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Username: tomam
Date/Time: Fri, November 3, 2000 at 6:40 PM GMT
Browser: Microsoft Internet Explorer V5.01 using Windows NT 5.0
Score: 5
Subject: "acceptance"


Mr./Ms. bird,

I think the .pro application states that there is no professional certification or fact-checking required to receive a .pro name.  The (in my opinion) weakness of the CORE's .pro application vs. the dotPRO Consortium's is that CORE proposes to check board certifications, which is utter folly.  Aside from or, what board certifications exist- for example, in industries like utilities ( or aerospace (  What if a company loses its certification?  And, most importantly, who really gives a crap if someone is certified before they receive a lousy internet address?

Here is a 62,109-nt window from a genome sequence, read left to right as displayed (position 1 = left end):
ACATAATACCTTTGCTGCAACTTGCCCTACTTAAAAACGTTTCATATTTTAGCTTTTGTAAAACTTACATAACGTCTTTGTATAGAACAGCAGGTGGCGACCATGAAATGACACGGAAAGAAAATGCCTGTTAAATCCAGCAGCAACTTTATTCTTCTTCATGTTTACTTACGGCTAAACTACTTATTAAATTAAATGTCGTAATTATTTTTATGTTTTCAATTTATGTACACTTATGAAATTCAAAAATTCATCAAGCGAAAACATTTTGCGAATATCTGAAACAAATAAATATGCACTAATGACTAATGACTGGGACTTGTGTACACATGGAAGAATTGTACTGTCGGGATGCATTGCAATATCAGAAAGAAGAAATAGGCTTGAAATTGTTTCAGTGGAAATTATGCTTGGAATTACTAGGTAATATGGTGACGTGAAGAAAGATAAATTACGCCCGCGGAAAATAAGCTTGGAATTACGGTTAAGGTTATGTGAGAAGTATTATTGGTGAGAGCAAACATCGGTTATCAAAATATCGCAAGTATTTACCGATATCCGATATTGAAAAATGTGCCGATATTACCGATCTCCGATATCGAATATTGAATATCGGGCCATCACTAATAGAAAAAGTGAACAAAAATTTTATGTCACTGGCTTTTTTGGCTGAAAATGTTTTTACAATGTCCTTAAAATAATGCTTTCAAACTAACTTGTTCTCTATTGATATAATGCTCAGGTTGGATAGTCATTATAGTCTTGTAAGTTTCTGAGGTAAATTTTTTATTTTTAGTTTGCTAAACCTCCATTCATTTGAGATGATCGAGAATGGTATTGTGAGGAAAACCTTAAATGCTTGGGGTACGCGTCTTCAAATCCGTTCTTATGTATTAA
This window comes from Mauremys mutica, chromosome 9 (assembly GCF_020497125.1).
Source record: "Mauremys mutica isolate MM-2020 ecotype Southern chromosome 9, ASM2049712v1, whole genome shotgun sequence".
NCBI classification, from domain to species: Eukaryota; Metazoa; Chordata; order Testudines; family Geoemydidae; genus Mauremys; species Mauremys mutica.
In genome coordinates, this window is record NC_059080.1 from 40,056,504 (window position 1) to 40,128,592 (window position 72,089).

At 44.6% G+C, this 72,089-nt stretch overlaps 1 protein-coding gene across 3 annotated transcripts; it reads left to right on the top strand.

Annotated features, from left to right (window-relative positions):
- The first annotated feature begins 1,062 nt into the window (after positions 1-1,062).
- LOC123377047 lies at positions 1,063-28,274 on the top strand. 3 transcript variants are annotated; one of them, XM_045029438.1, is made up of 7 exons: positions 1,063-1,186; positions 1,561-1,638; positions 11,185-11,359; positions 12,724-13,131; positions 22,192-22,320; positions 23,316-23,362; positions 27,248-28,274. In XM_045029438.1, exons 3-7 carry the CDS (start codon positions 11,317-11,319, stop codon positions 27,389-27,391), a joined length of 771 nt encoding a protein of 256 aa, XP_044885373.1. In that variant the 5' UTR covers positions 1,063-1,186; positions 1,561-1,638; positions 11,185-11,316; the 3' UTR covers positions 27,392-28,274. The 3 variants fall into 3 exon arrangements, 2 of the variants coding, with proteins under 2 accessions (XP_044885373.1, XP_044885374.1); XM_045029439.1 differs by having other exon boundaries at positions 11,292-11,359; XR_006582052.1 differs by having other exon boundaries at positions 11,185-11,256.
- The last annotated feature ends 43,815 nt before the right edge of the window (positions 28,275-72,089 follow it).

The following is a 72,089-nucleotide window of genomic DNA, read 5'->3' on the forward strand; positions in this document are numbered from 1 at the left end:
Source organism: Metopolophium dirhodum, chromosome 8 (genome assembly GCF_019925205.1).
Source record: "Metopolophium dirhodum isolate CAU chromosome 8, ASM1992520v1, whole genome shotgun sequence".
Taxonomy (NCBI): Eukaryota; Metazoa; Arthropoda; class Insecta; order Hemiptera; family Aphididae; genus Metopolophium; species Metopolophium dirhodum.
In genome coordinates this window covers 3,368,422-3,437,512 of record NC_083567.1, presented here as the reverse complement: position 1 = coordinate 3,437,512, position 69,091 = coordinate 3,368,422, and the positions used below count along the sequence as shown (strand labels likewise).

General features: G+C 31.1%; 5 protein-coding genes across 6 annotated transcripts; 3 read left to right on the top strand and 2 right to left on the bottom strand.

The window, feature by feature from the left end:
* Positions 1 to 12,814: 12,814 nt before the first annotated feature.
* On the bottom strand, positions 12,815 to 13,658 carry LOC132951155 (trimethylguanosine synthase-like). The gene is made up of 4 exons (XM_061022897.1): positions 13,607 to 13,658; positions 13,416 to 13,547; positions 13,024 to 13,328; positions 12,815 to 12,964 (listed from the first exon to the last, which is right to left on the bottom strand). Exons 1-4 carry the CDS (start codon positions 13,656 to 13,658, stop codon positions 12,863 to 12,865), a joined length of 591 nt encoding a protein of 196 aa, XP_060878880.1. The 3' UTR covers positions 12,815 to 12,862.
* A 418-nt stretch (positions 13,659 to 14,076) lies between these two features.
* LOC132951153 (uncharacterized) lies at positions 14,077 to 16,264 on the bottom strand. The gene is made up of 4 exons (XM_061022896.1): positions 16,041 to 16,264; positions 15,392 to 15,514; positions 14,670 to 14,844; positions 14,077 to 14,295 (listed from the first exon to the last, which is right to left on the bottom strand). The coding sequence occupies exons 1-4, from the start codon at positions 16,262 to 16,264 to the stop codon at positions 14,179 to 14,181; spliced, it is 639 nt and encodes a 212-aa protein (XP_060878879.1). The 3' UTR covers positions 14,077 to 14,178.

The job of the internet is not to lend legitimacy to anyone's claim to a certain status or membership, and I htink for this reason the dotPRO's application makes more sense.

As to your question about charging different prices- price discrimination is a tactic for commercial businesses to extract maximum consumer surplus out of their pricing schemes.  dotPRO Consortium's application explicitly states they are not seeking to gouge more dollars out of their customers, depending on customers' ability to pay.  Rather, I think the application is quite clear that it is a one-low-price-fits-all philosophy.  Want a name?  $3.50.  Want antoher name?  $3.50 more.  Are you Microsoft?  $3.50 please.  Are you Joe Startup?  That'll be $3.50 for that domain name.

It's seems quite simple in that respect.

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